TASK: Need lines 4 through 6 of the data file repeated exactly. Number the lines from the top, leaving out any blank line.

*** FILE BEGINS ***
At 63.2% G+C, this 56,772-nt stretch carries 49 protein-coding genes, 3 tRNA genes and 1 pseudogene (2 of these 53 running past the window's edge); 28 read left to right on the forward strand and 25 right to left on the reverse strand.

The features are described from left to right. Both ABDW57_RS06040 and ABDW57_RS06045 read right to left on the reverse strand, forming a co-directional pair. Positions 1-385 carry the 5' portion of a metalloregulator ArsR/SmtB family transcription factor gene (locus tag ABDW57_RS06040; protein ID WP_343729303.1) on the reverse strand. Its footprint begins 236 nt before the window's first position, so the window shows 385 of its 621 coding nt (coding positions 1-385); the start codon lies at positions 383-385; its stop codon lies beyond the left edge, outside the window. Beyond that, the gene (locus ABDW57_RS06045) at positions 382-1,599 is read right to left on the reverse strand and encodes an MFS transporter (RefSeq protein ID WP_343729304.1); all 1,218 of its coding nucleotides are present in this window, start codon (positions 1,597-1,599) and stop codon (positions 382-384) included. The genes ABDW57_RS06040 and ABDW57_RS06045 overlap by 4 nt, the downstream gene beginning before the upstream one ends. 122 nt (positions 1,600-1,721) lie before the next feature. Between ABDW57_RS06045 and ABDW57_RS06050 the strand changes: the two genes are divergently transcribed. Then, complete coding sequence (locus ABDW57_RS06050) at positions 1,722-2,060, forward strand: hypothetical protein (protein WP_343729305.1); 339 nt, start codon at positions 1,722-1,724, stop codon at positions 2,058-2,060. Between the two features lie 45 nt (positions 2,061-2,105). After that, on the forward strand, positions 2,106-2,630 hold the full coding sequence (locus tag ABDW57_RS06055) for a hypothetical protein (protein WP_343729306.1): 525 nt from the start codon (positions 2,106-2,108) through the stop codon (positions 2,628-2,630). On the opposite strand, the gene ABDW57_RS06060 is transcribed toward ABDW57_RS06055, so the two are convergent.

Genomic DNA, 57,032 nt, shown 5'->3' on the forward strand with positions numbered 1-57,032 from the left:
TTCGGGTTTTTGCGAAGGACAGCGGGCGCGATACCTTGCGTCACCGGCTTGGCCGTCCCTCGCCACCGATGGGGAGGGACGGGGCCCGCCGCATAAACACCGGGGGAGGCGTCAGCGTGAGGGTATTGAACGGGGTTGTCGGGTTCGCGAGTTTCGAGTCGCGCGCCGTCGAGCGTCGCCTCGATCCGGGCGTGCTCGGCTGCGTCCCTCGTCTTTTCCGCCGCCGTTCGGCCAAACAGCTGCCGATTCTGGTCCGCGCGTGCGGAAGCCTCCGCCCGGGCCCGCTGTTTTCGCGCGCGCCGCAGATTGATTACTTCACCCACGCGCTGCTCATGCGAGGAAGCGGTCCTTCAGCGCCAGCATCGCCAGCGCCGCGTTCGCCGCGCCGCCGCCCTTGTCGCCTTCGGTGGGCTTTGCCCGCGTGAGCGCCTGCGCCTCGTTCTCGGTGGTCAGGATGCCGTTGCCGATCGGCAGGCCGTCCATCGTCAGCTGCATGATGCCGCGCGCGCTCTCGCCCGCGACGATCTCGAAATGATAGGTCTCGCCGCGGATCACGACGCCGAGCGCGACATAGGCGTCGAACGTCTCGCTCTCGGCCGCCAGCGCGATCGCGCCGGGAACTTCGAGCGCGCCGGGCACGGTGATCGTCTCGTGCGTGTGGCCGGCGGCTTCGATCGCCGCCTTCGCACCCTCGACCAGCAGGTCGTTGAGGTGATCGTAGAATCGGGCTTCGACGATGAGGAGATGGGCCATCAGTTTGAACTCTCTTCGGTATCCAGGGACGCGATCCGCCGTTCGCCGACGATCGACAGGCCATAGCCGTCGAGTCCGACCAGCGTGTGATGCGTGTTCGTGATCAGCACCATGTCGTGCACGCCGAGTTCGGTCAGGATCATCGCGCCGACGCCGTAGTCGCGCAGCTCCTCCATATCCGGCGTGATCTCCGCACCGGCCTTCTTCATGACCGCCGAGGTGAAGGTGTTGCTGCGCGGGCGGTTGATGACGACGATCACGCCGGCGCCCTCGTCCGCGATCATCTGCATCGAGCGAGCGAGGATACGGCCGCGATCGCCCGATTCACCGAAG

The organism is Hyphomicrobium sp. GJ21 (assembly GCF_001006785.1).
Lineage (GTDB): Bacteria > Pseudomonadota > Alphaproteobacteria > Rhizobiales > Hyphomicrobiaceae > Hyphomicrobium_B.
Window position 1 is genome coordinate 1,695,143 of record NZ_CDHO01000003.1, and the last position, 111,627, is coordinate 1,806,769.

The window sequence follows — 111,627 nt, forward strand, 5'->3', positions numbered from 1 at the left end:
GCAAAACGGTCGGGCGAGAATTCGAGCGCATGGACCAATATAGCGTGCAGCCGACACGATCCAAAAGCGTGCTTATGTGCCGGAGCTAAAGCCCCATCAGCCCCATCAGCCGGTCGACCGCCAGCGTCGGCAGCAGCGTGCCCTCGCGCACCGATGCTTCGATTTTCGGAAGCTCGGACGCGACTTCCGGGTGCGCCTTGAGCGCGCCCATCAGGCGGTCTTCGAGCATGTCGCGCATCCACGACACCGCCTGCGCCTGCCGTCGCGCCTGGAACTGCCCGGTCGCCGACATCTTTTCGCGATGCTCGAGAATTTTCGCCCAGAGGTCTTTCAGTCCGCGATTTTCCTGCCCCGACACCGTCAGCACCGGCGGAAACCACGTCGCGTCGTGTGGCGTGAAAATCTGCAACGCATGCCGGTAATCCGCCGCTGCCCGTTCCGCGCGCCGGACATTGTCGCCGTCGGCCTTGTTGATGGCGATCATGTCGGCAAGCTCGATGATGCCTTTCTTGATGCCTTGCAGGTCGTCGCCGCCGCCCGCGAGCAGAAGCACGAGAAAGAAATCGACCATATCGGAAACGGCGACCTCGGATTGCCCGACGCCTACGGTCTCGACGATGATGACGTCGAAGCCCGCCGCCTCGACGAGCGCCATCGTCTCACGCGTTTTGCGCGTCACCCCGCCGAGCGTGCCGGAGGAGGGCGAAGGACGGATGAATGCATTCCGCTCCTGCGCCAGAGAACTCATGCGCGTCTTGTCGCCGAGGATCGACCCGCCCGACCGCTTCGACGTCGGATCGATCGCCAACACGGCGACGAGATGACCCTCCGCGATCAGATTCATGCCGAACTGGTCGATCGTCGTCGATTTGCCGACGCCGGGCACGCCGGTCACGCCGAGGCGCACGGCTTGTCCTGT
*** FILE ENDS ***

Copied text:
TTCGGGTTTTTGCGAAGGACAGCGGGCGCGATACCTTGCGTCACCGGCTTGGCCGTCCCTCGCCACCGATGGGGAGGGACGGGGCCCGCCGCATAAACACCGGGGGAGGCGTCAGCGTGAGGGTATTGAACGGGGTTGTCGGGTTCGCGAGTTTCGAGTCGCGCGCCGTCGAGCGTCGCCTCGATCCGGGCGTGCTCGGCTGCGTCCCTCGTCTTTTCCGCCGCCGTTCGGCCAAACAGCTGCCGATTCTGGTCCGCGCGTGCGGAAGCCTCCGCCCGGGCCCGCTGTTTTCGCGCGCGCCGCAGATTGATTACTTCACCCACGCGCTGCTCATGCGAGGAAGCGGTCCTTCAGCGCCAGCATCGCCAGCGCCGCGTTCGCCGCGCCGCCGCCCTTGTCGCCTTCGGTGGGCTTTGCCCGCGTGAGCGCCTGCGCCTCGTTCTCGGTGGTCAGGATGCCGTTGCCGATCGGCAGGCCGTCCATCGTCAGCTGCATGATGCCGCGCGCGCTCTCGCCCGCGACGATCTCGAAATGATAGGTCTCGCCGCGGATCACGACGCCGAGCGCGACATAGGCGTCGAACGTCTCGCTCTCGGCCGCCAGCGCGATCGCGCCGGGAACTTCGAGCGCGCCGGGCACGGTGATCGTCTCGTGCGTGTGGCCGGCGGCTTCGATCGCCGCCTTCGCACCCTCGACCAGCAGGTCGTTGAGGTGATCGTAGAATCGGGCTTCGACGATGAGGAGATGGGCCATCAGTTTGAACTCTCTTCGGTATCCAGGGACGCGATCCGCCGTTCGCCGACGATCGACAGGCCATAGCCGTCGAGTCCGACCAGCGTGTGATGCGTGTTCGTGATCAGCACCATGTCGTGCACGCCGAGTTCGGTCAGGATCATCGCGCCGACGCCGTAGTCGCGCAGCTCCTCCATATCCGGCGTGATCTCCGCACCGGCCTTCTTCATGACCGCCGAGGTGAAGGTGTTGCTGCGCGGGCGGTTGATGACGACGATCACGCCGGCGCCCTCGTCCGCGATCATCTGCATCGAGCGAGCGAGGATACGGCCGCGATCGCCCGATTCACCGAAG

The organism is Hyphomicrobium sp. GJ21 (assembly GCF_001006785.1).
Lineage (GTDB): Bacteria > Pseudomonadota > Alphaproteobacteria > Rhizobiales > Hyphomicrobiaceae > Hyphomicrobium_B.